Vulnerabilities

Common vulnerability assessment types

December 9, 2020 by Dimitar Kostadinov

A vulnerability assessment is a process so complicated that it often requires a comprehensive approach. This would mean that a multiple sub-assessments are to be executed – each of which spanning different areas within the evaluated organization’s IT system – in order the final analysis to be exhaustive enough to produce meaningful results.

Host vulnerability assessment

Network hosts like workstations and servers may contain vulnerabilities. This assessment focuses on the services and ports, and it may overlap – in whole or in part – with the network-based assessment.

Popular security omissions in this category are configuration errors, false file permissions and incorrect registries. There are quite a few commercial and open-source tools that can be used in this field.

Network and wireless vulnerability assessment

This type of assessment reveals how susceptible an organization is to Internet/Intranet attacks and whether a hacker can gain access to sensitive information. These assessments can intermingle its components with those of the application vulnerability assessment and host-based security assessment.

Here is a simple 6-step plan to assess your network security:

Step 1: Understand how your business is organized

Step 2: Locate all the relevant applications and data

Step 3: Search for hidden data sources that may expose you to a data leak

Step 4: Identify both virtual and physical servers that run applications necessary for your business operations

Step 5: Keep track of all security measures that are already in place

Step 6: Scan your network for vulnerabilities

Scanners usually inspect all services running through the open ports to determine whether any vulnerabilities are present or not. Network assessment specialists use scanners such as Nexus to discover weak authentication, weak encryption, unnecessary services and missing patches on firewalls and networks. Many network scanners are designed to work pursuant to a technique called “Stack Fingerprinting” where the scanner identifies characteristics of the TCP/IP stack on a remote host.

A network assessment can include the following tests:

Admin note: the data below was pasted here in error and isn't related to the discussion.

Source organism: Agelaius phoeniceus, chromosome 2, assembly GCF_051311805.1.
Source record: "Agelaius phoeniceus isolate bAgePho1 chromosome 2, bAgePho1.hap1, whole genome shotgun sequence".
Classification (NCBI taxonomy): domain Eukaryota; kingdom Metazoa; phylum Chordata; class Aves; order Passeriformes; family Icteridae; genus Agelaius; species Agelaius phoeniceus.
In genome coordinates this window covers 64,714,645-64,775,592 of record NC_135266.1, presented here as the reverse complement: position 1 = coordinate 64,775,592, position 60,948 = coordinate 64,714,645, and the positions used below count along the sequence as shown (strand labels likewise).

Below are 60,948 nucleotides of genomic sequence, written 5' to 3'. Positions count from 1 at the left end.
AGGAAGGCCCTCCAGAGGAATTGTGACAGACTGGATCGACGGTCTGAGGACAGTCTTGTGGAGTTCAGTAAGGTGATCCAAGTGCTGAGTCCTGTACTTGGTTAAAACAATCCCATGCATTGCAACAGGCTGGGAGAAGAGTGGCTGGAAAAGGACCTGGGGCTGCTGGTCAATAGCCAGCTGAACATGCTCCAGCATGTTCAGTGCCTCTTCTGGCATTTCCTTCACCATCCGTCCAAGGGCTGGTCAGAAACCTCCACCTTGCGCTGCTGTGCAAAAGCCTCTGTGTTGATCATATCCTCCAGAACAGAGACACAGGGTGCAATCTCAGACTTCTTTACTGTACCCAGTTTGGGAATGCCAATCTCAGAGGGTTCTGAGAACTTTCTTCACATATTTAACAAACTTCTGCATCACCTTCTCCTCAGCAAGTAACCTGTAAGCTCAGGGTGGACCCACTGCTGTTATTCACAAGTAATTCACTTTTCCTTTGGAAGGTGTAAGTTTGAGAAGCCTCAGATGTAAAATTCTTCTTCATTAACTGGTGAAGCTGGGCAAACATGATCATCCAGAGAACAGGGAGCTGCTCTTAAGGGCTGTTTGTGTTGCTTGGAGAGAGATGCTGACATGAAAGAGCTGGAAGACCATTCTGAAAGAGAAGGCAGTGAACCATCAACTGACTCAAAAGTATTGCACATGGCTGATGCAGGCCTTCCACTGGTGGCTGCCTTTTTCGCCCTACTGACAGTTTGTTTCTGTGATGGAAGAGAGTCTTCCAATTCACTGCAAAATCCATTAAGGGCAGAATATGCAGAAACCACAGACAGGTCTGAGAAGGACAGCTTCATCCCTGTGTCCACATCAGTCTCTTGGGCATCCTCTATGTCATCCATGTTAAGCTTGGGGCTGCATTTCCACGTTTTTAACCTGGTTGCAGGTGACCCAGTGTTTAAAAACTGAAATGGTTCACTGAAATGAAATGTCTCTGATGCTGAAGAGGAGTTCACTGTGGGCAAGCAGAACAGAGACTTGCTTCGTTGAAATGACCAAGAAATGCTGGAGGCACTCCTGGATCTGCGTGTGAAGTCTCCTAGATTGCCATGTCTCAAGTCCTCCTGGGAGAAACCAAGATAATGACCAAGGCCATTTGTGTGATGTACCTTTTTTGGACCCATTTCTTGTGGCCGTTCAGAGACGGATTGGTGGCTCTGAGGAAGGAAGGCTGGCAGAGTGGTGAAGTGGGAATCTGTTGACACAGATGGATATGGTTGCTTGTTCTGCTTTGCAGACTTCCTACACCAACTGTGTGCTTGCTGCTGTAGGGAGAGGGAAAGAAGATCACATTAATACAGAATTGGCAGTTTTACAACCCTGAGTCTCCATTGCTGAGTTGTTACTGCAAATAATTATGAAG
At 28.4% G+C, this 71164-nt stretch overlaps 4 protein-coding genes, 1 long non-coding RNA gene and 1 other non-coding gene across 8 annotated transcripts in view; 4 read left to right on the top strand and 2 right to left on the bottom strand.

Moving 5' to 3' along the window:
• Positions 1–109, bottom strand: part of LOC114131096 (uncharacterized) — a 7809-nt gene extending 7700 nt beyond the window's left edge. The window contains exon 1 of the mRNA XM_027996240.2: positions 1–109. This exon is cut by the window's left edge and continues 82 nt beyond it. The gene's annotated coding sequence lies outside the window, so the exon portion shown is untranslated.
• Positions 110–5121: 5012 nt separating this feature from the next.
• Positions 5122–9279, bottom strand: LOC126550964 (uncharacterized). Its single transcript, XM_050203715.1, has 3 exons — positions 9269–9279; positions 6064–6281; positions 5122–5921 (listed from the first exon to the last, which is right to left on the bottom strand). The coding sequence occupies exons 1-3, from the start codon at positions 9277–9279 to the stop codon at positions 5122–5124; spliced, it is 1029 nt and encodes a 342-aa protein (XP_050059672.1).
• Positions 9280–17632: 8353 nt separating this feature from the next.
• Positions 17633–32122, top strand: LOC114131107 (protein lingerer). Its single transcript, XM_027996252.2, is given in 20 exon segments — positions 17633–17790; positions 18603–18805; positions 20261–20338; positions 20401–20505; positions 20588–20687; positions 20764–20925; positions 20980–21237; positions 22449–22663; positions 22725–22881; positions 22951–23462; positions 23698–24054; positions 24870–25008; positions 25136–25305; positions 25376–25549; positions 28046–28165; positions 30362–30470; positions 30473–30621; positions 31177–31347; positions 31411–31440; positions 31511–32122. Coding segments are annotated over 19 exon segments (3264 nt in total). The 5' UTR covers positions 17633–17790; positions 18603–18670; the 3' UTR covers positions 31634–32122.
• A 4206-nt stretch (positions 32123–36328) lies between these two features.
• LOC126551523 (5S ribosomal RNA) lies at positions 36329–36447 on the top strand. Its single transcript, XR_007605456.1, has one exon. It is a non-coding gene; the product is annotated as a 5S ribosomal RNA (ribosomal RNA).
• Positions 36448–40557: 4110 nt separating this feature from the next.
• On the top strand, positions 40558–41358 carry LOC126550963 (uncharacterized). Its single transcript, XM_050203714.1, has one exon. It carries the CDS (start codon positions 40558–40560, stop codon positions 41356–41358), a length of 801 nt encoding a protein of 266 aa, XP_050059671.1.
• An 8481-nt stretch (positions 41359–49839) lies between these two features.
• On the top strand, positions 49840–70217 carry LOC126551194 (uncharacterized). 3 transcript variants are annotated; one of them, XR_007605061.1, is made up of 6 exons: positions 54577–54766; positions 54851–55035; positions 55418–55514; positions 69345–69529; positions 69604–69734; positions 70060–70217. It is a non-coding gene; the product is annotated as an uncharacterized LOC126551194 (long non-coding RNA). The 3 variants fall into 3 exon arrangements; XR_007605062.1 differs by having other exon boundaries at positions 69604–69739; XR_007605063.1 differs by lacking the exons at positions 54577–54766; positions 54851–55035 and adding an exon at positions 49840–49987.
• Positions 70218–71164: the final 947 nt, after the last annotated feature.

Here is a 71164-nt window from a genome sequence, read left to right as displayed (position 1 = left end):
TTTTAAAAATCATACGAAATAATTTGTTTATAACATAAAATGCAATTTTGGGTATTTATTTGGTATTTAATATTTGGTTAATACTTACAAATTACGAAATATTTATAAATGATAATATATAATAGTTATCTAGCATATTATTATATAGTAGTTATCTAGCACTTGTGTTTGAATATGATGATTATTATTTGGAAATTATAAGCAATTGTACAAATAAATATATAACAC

• Examine network topologies for incorrect firewall configuration
  • Check whether database servers are properly configured
  • Review the filtering rules of the router
  • Revise the HTML source code for giving out more information than necessary

Under scrutiny are practices and policies that preclude unauthorized access to network-accessible resources of every kind, both public and private networks in particular. It is also worth noting in the same context that a network-based vulnerability assessment can ascertain whether the organization is prepared to face common social engineering threats.

Once the tools are able to map the entire Wi-Fi spectrum, then they can proceed to check the reliability of the end-to-end connectivity. A wide array of information can be delivered once the assessment is ready: RF Coverage Maps, RF Analysis, Capacity Plan, Channel Plan, Access Point installation recommendations, if physical structures impede radio transmission, etc.

Unlike its former predecessors, wireless networks of today have been equipped with good data encryption mechanisms. Do organizations use them all the time? No, not at all. For that reason alone, an evaluation of the wireless authentication mechanisms is necessary.

Rogue networks that exist within the company’s IT perimeter may threaten its security foundations. Tests wiretap the network traffic to attempt to crack encryption keys, among other things. Here is an example of several popular items that should be on the list: